United States District Court, W.D. Tennessee, Western Division
ORDER TO MODIFY THE DOCKET, DISMISSING COMPLAINT,
CERTIFYING THAT AN APPEAL WOULD NOT BE TAKEN IN GOOD FAITH,
AND DENYING LEAVE TO APPEAL IN FORMA PAUPERIS
L. PARKER UNITED STATES DISTRICT JUDGE
Douzia Tramayne Dowdy, who was a pretrial detainee at the
Shelby County Criminal Justice Center (“SCCJC”)
in Memphis, Tennessee,  sued pro se under 42 U.S.C. § 1983
and moved to proceed in forma pauperis. (ECF No. 1; ECF No.
2.) The Court granted leave to proceed in forma pauperis and
assessed the civil filing fee under the Prison Litigation
Reform Act (“PLRA”), 28 U.S.C. §§
1915(a)-(b). (ECF No. 4.) The Court DIRECTS the Clerk to
record the Defendants as Shelby County Sheriff's Office
(“SCSO”) and the Shelby County Jail
alleges that while he was housed at SCCJC, he was bitten by
“a venomous spider” on his right forearm while he
slept. (ECF No. 1 at PageID 2.) Plaintiff awoke when he was
bitten, killed the spider, and told an on-duty officer about
the spider. (Id.) Plaintiff alleges the SCCJC staff
forced him to stay in the same cell where he was bitten
without ever spraying for insects or spiders. (Id.)
SCCJC staff then took Plaintiff for medical treatment four
days later and then again four days after that when, he
alleges, his bite showed signs of infection that worsened.
(Id. at PageID 2-3.) Plaintiff states that the
infection “still hasn't gone away” and he has
had “complications” in his right arm since being
bitten. (Id. at PageID 3.)
seeks unspecified damages “for the pain and suffering I
went through and that I'm still having.”
(Id. at PageID 3.)
Screening Requirements Under 28 U.S.C. § 1915A
Court must screen prisoner complaints and dismiss any
complaint, or any portion of it, if the complaint-
(1) is frivolous, malicious, or fails to state a claim upon
which relief may be granted; or
(2) seeks monetary relief from a defendant who is immune from
that relief. 28 U.S.C. § 1915A(b); see also 28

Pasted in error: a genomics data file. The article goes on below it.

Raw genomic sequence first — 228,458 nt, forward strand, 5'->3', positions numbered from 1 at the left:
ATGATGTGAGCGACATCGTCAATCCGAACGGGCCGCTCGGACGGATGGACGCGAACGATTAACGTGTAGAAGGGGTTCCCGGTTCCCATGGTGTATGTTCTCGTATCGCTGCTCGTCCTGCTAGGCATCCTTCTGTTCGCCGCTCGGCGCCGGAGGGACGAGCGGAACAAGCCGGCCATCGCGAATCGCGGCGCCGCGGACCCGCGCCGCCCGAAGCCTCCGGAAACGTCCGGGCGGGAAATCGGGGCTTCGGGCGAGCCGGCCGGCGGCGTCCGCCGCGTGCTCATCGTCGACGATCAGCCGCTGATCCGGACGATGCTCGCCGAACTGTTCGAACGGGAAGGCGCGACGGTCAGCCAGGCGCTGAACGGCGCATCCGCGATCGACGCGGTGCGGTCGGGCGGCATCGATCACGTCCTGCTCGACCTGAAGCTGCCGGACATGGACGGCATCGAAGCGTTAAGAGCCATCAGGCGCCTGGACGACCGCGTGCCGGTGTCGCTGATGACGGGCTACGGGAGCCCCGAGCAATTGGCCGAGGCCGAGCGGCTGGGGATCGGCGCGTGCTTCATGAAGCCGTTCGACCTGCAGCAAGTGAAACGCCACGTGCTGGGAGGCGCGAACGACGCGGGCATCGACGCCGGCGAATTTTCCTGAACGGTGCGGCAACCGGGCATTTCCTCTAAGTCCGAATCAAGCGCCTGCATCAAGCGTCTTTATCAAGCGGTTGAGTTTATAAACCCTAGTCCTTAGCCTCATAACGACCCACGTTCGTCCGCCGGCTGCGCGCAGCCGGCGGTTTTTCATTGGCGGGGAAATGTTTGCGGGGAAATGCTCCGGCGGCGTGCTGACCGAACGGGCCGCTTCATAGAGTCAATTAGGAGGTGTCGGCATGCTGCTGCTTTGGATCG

U.S.C. § 1915(e)(2)(B).
step one, in assessing whether the complaint states a claim
on which relief may be granted, the Court applies the
standards under Federal Rule of Civil Procedure 12(b)(6), as
stated in Ashcroft v. Iqbal, 556 U.S. 662, 677-79
(2009), and in Bell Atlantic Corp. v. Twombly, 550
U.S. 544, 555-57 (2007). Hill v. Lappin, 630 F.3d
468, 470-71 (6th Cir. 2010). Under those standards, the Court
accepts the complaint's “well-pleaded”
factual allegations as true and then determines whether the
allegations “plausibly suggest an entitlement to
relief.” Williams v. Curtin, 631 F.3d 380, 383
(6th Cir. 2011) (quoting Iqbal, 556 U.S. at 681).
Conclusory allegations “are not entitled to the
assumption of truth” because they are not
“factual” and legal conclusions “must be
supported by factual allegations.” Iqbal, 556
U.S. at 679. Federal Rule also of Civil Procedure 8 also
provides guidance on this issue.
though Rule 8 only requires a complaint to contain “a
short and plain statement of the claim showing that the
pleader is entitled to relief, ” it also requires
factual allegations to make a “‘showing,'
rather than a blanket assertion, of entitlement to
relief.” Twombly, 550 U.S. at 555 n.3.
conducting the screening analysis will give slightly more
deference to pro se complaints than to those drafted by
lawyers. “Pro se complaints are to be held ‘to
less stringent standards than formal pleadings drafted by
lawyers,' and should therefore be liberally
construed.” Williams, 631 F.3d at 383 (quoting
Martin v. Overton, 391 F.3d 710, 712 (6th Cir.
2004)). That said, pro se litigants are not exempt from the
requirements of the Federal Rules of Civil Procedure.
Wells v. Brown, 891 F.2d 591, 594 (6th Cir. 1989);
see also Brown v. Matauszak, 415 Fed.Appx. 608, 612,
613 (6th Cir. 2011) (affirming dismissal of pro se complaint
for failure to comply with “unique pleading
requirements” and stating ...